On this short stretch of Clementi Road, after Commonwealth Avenue West and towards Dover Road, it was fitting that many who defied the downpour for a final goodbye to Mr Lee Kuan Yew spoke of his push to make education a cornerstone of nation-building.
A short distance away is the National University of Singapore (NUS). Even closer is Singapore Polytechnic's Dover Road campus which Mr Lee officially opened in 1979.
Mr Sim Lye Hock, a 58-year- old facility officer who waited for Mr Lee's funeral procession with his wife and daughter, said: "I could go to school because he pushed for it. If not for him, I don't know where I'd be now."
Ms Chloe Lee, third-year chemistry student at NUS, was there with four schoolmates.
"We didn't experience Singapore's transformation, but that doesn't mean that we don't appreciate it. Like the fact that we are female but can get an education, unlike in other countries," the 21-year-old said.
Crowds there started gathering at 10am yesterday.
A group of more than 30 from Pioneer Zone 6 Residents' Committee sat on mats waving mini flags.
RC chairman Salim Ali, 54, said: "I met Mr Lee 10 years ago at a conference. I waved to him, he waved back."
Many like him cherished their meetings with Singapore's first Prime Minister, no matter how brief. Said senior research engineer Krishnamoorthy Baskaran, 42: "I met him once at a garden party at the Istana in 2012. I shook his hand."
The fickle skies drizzled, then poured, and repeated the cycle. But the people stayed - in ponchos, and under umbrellas and mats which became emergency shelters.
As news filtered through that the procession was nearing, those on the other side of Clementi Road surged forward along the stretch, turning the central road divider into a makeshift barrier.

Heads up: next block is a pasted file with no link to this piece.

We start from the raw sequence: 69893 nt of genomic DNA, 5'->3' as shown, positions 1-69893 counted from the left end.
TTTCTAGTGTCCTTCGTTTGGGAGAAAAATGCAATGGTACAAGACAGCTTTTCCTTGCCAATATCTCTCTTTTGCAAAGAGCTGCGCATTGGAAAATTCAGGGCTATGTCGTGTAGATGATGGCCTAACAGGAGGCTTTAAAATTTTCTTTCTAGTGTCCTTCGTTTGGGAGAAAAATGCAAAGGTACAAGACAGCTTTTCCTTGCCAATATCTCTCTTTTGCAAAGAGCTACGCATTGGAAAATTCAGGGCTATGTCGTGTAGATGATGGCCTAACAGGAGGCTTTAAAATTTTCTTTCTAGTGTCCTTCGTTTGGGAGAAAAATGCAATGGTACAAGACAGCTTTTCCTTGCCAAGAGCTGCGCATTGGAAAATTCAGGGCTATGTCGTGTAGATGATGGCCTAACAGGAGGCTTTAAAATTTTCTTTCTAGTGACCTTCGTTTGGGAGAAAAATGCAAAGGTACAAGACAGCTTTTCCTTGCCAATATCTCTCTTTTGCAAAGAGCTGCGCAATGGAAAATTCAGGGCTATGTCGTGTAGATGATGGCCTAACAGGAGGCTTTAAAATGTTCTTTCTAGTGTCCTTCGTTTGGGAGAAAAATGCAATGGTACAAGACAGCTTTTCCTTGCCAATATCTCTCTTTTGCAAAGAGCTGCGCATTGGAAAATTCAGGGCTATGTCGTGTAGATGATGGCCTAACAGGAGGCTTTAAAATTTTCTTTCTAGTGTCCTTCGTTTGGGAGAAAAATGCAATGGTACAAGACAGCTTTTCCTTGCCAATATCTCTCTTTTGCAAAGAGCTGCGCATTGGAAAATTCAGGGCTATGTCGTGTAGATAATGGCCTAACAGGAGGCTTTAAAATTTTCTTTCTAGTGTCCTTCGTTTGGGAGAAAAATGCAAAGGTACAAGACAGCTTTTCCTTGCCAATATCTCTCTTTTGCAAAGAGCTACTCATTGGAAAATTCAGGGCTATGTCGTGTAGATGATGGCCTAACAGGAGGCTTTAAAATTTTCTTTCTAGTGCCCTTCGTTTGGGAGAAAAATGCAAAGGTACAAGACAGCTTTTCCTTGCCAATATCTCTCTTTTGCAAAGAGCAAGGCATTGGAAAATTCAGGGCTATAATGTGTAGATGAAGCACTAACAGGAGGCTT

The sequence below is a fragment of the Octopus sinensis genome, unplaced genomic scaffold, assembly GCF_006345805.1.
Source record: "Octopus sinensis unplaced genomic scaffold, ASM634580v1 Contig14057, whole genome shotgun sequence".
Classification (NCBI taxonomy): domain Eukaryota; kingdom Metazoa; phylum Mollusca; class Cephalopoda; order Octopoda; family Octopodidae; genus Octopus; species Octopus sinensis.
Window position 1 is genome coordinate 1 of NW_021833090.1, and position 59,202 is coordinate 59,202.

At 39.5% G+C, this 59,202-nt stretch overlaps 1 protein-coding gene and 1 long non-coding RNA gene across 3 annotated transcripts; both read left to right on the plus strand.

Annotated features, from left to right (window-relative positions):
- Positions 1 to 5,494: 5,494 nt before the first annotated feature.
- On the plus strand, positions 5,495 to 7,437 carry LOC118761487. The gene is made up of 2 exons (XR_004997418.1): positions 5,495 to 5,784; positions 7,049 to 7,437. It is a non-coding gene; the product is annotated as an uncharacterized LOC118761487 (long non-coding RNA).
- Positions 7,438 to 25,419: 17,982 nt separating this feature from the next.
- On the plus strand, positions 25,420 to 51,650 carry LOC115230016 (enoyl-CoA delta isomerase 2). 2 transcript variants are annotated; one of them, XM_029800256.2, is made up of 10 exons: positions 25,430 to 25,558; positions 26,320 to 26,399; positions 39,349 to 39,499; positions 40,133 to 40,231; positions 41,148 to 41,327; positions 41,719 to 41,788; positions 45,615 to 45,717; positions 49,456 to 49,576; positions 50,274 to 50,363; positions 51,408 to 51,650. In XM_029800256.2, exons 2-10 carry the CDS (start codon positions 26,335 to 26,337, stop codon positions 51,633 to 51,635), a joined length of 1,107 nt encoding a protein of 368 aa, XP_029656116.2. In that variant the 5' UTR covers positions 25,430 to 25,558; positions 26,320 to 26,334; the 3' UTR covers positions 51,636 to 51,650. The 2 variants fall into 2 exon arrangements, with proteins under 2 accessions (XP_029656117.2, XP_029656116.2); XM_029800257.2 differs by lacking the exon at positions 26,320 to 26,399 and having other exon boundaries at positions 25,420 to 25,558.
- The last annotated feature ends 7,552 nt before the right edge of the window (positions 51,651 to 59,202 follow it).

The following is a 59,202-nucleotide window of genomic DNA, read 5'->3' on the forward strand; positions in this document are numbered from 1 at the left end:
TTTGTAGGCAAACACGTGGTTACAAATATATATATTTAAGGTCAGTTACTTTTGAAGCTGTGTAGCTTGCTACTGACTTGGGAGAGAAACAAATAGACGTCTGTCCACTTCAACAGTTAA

A hush fell around 1.40pm.
Then came the roar.
"Lee Kuan Yew! Lee Kuan Yew!" they shouted.
Taxi driver Yeow Bee Hock, 54, who was with his 19-year-old daughter, Petrina, was emotional when he spoke of his regret after the procession.
"When I was younger, I thought very differently about Mr Lee. After he died, I had the chance to watch old documentaries of him. I came to apologise to him."
Retired oil field consultant Gunasingan Thambiraja, 69, said: "I wish more had recognised Mr Lee and all that he did when he was alive, instead of having to be reminded.
"They said he was too aggressive, too hot-tempered. Whatever they said about him, he had a plan for this country."
Madam Nayagam, a 77-year- old who lives in Clementi, was asked what seeing Mr Lee for the last time meant.
"It was very sad. He was a very nice man, a very good man, he did everything for us."
Her voice breaking, she added: "I want to say so many things, but I cannot say anything now."